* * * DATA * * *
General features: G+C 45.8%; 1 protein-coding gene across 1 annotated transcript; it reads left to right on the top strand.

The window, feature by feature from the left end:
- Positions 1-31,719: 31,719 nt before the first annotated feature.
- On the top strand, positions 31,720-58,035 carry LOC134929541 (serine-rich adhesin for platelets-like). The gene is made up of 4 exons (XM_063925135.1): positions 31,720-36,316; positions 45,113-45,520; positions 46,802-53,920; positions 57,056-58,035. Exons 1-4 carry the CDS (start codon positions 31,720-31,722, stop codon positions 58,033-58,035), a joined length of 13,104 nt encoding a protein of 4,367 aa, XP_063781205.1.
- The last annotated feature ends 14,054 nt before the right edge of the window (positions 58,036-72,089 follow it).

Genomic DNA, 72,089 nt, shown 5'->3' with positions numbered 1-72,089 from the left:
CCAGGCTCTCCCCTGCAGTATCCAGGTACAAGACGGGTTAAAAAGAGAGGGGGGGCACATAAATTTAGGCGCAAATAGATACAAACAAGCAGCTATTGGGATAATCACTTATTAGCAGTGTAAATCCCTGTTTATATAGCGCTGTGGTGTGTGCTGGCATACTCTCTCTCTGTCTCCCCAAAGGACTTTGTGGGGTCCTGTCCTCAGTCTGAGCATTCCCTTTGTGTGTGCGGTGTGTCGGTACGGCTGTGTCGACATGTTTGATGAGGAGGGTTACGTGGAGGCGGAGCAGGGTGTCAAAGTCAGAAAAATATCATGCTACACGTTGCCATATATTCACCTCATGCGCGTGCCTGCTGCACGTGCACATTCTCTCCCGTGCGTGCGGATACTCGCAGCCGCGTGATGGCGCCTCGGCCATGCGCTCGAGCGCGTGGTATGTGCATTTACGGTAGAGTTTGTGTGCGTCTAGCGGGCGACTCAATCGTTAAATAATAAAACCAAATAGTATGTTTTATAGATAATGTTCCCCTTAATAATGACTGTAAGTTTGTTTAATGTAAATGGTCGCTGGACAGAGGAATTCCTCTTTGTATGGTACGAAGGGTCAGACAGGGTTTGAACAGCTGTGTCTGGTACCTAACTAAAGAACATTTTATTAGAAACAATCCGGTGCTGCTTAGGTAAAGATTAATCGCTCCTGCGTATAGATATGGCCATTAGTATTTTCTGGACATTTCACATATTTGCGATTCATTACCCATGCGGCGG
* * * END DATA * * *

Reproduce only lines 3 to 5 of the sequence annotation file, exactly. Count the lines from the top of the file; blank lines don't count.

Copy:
- Positions 1-31,719: 31,719 nt before the first annotated feature.
- On the top strand, positions 31,720-58,035 carry LOC134929541 (serine-rich adhesin for platelets-like). The gene is made up of 4 exons (XM_063925135.1): positions 31,720-36,316; positions 45,113-45,520; positions 46,802-53,920; positions 57,056-58,035. Exons 1-4 carry the CDS (start codon positions 31,720-31,722, stop codon positions 58,033-58,035), a joined length of 13,104 nt encoding a protein of 4,367 aa, XP_063781205.1.
- The last annotated feature ends 14,054 nt before the right edge of the window (positions 58,036-72,089 follow it).